The New Guinea singing dog was thought to have been extinct in the wild for the past 50 years. The only remaining members of the canine species were the ones that were taken care of in captivity. The dog received its unusual name because of its high-pitched barking sounds and howls that has been described as a “wolf howl with overtones of whale song”.
The New Guinea singing dog looks like a cross between a dingo and a wolf. Its head is on the smaller side with small brown eyes, a flat skull and erect ears that are set far apart. Its neck is strong and thick that goes down to its muscular body with a bushy fox-like tail. Their double-coated fur is normally light or dark brown with patches of white throughout its body and often at the tip of its tail. They can also have black or grey face masks. They’re quite small as they grow between 31-46 centimetres (1-1.5 feet) in height and weigh between 9-14 kilograms (20-31 pounds).
Back in 2016, a group from the University of Papua went to a mountain summit in Papua, Indonesia, called Puncak Jaya and they noticed 15 wild dogs that looked very much like the New Guinea singing dogs. They set up several cameras and were able to catch pictures of adults, pregnant females, and pups.
The group then went back to the location in 2018 and were able to get blood samples from three of the dogs. They compared the DNA samples with those in captivity in order to find out for sure if the Highland Wild Dogs were the predecessors of the singing dogs and their studies seem to confirm that. The New Guinea singing dogs held the title of being the most ancient and rarest dog-like animal in the world, but now the Highland Wild Dogs currently have that title.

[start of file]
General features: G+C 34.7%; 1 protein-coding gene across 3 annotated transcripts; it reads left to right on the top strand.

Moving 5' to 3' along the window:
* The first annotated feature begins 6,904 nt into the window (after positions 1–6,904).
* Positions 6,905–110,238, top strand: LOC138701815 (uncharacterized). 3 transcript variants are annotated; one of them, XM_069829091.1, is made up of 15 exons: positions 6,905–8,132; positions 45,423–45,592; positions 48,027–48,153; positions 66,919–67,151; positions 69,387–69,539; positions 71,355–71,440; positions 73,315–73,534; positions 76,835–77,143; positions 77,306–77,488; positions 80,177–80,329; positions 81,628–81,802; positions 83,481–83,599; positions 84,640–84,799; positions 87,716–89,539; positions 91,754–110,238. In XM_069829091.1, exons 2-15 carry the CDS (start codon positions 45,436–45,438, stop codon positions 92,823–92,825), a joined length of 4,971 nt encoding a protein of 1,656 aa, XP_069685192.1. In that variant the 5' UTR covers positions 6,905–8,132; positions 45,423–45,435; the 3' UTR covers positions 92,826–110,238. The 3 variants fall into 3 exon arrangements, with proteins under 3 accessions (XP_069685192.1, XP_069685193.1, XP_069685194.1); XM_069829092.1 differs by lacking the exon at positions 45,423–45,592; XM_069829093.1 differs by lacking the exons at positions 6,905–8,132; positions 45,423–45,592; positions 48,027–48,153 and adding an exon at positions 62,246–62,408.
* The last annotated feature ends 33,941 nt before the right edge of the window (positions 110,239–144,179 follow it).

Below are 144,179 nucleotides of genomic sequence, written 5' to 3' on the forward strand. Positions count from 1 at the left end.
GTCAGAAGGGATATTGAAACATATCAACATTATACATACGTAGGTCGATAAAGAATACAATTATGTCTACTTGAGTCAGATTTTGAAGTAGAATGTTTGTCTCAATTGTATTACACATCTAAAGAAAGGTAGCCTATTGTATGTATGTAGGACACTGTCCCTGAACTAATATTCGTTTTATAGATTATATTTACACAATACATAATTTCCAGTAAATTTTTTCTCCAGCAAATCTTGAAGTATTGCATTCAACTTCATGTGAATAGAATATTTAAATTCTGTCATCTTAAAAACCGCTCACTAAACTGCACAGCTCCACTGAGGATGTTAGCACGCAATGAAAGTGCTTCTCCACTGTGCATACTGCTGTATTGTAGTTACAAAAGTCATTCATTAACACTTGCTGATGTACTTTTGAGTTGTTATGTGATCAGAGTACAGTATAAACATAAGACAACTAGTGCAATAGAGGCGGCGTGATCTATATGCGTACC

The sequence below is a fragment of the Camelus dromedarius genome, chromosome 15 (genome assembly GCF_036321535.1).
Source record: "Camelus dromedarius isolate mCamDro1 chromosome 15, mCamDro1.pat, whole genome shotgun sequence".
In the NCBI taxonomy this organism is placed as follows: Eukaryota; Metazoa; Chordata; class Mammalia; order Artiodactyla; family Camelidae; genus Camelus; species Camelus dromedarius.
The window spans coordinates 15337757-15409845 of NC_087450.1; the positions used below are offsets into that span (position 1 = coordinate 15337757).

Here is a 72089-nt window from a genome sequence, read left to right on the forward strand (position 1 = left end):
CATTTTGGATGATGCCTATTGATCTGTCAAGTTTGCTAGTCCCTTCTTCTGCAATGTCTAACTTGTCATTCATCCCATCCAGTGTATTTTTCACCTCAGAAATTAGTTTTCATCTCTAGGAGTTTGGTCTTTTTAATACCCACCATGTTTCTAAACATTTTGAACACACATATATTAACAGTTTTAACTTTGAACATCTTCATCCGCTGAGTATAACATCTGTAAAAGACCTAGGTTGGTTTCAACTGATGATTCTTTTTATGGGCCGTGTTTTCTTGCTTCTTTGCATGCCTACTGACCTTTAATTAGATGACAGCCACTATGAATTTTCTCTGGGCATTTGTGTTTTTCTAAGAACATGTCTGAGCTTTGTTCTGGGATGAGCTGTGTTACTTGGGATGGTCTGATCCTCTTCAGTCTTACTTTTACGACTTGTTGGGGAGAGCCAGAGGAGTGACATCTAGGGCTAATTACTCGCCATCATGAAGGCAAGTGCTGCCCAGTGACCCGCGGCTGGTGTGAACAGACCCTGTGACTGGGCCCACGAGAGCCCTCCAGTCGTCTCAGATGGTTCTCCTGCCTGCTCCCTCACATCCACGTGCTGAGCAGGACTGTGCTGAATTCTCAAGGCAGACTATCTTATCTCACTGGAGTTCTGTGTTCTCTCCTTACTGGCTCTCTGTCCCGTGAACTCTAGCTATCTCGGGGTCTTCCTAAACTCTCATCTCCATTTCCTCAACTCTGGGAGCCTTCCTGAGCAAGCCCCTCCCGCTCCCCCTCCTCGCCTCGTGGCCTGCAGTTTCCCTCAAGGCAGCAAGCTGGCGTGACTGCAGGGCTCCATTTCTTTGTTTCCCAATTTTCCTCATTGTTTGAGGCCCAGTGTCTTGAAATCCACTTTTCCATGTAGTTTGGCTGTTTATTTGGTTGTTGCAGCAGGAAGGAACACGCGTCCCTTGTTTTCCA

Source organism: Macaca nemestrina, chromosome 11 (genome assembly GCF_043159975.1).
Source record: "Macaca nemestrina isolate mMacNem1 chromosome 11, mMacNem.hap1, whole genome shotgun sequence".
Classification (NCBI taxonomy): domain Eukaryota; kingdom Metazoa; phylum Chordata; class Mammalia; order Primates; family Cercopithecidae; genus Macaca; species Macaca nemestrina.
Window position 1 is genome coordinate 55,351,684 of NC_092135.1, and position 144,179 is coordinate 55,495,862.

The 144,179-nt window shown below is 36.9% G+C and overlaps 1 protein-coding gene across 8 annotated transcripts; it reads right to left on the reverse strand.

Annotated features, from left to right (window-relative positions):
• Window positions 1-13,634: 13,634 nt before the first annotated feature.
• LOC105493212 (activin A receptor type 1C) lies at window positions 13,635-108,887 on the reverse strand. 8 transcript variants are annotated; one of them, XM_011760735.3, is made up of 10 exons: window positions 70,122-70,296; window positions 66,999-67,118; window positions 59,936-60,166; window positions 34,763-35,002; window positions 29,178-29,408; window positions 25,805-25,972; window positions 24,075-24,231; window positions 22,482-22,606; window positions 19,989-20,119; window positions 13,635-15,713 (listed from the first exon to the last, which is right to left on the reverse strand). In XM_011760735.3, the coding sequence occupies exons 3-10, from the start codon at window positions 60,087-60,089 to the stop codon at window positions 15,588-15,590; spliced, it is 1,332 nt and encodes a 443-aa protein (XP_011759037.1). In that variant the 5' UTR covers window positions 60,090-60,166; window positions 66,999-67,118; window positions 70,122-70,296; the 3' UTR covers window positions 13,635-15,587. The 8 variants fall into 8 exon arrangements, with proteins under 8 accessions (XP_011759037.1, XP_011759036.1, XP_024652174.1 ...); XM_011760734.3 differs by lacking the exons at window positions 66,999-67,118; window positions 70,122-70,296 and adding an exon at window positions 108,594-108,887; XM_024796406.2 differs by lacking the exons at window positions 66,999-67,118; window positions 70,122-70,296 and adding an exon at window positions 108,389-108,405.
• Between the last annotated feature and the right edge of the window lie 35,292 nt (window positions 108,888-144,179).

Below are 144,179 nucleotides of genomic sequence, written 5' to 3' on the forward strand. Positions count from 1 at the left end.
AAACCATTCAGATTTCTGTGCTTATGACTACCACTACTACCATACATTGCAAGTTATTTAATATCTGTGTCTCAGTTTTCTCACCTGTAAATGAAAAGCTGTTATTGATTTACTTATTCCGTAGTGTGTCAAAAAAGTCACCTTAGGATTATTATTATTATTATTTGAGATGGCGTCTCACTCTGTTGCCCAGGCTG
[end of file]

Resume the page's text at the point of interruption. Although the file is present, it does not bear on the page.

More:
“We found that New Guinea singing dogs and the Highland Wild Dogs have very similar genome sequences, much closer to each other than to any other canid known,” explained Heidi Parker, Ph.D., who led the genomic analyses, adding, “In the tree of life, this makes them much more related to each other than modern breeds such as German shepherd or basset hound.”
The team believes that the Highland Wild Dogs have genome sequences that are not present in the New Guinea singing dog, so if they were to breed the two together, it would make a new population for the New Guinea singing dog. Their study can be read here.
The New Guinea singing dogs were originally studied in 1897 and now there are about 300 of them protected in conservations. Elaine Ostrander, Ph.D., NIH Distinguished Investigator and senior author of the paper, described the origins of the species, “The New Guinea singing dog that we know of today is a breed that was basically created by people,” adding, “Eight were brought to the United States from the Highlands of New Guinea and bred with each other to create this group.”
Several of the pictures that the team captured of the New Guinea singing dog can be seen here.